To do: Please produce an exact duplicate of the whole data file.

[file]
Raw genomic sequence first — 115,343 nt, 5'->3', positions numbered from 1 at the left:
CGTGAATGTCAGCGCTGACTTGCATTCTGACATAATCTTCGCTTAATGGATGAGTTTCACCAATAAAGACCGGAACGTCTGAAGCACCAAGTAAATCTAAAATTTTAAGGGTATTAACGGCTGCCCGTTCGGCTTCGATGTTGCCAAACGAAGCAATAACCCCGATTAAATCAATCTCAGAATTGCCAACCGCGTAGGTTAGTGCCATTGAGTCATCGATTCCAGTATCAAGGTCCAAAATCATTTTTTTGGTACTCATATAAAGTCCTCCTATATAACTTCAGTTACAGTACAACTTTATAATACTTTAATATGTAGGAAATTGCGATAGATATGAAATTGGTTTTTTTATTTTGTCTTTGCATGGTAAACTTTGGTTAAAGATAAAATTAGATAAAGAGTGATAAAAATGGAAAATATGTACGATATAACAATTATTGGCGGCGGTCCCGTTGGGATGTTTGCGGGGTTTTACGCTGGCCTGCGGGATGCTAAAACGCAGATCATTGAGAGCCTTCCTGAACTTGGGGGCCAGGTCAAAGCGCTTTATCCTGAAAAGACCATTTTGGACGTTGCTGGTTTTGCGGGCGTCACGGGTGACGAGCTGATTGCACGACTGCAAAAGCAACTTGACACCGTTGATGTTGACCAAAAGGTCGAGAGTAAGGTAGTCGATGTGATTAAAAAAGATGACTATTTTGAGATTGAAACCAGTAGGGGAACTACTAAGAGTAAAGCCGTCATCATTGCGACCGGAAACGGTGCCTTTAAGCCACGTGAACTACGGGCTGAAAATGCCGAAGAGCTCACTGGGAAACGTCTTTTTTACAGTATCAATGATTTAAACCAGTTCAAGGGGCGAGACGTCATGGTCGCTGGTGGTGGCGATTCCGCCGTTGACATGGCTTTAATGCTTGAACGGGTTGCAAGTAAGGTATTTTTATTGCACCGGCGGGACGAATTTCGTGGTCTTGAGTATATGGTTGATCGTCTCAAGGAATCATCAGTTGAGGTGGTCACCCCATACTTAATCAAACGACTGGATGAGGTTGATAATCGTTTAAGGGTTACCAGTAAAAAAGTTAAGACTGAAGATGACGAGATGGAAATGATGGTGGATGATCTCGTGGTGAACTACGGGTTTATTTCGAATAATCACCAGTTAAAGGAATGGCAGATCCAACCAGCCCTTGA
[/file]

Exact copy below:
Raw genomic sequence first — 115,343 nt, 5'->3', positions numbered from 1 at the left:
CGTGAATGTCAGCGCTGACTTGCATTCTGACATAATCTTCGCTTAATGGATGAGTTTCACCAATAAAGACCGGAACGTCTGAAGCACCAAGTAAATCTAAAATTTTAAGGGTATTAACGGCTGCCCGTTCGGCTTCGATGTTGCCAAACGAAGCAATAACCCCGATTAAATCAATCTCAGAATTGCCAACCGCGTAGGTTAGTGCCATTGAGTCATCGATTCCAGTATCAAGGTCCAAAATCATTTTTTTGGTACTCATATAAAGTCCTCCTATATAACTTCAGTTACAGTACAACTTTATAATACTTTAATATGTAGGAAATTGCGATAGATATGAAATTGGTTTTTTTATTTTGTCTTTGCATGGTAAACTTTGGTTAAAGATAAAATTAGATAAAGAGTGATAAAAATGGAAAATATGTACGATATAACAATTATTGGCGGCGGTCCCGTTGGGATGTTTGCGGGGTTTTACGCTGGCCTGCGGGATGCTAAAACGCAGATCATTGAGAGCCTTCCTGAACTTGGGGGCCAGGTCAAAGCGCTTTATCCTGAAAAGACCATTTTGGACGTTGCTGGTTTTGCGGGCGTCACGGGTGACGAGCTGATTGCACGACTGCAAAAGCAACTTGACACCGTTGATGTTGACCAAAAGGTCGAGAGTAAGGTAGTCGATGTGATTAAAAAAGATGACTATTTTGAGATTGAAACCAGTAGGGGAACTACTAAGAGTAAAGCCGTCATCATTGCGACCGGAAACGGTGCCTTTAAGCCACGTGAACTACGGGCTGAAAATGCCGAAGAGCTCACTGGGAAACGTCTTTTTTACAGTATCAATGATTTAAACCAGTTCAAGGGGCGAGACGTCATGGTCGCTGGTGGTGGCGATTCCGCCGTTGACATGGCTTTAATGCTTGAACGGGTTGCAAGTAAGGTATTTTTATTGCACCGGCGGGACGAATTTCGTGGTCTTGAGTATATGGTTGATCGTCTCAAGGAATCATCAGTTGAGGTGGTCACCCCATACTTAATCAAACGACTGGATGAGGTTGATAATCGTTTAAGGGTTACCAGTAAAAAAGTTAAGACTGAAGATGACGAGATGGAAATGATGGTGGATGATCTCGTGGTGAACTACGGGTTTATTTCGAATAATCACCAGTTAAAGGAATGGCAGATCCAACCAGCCCTTGA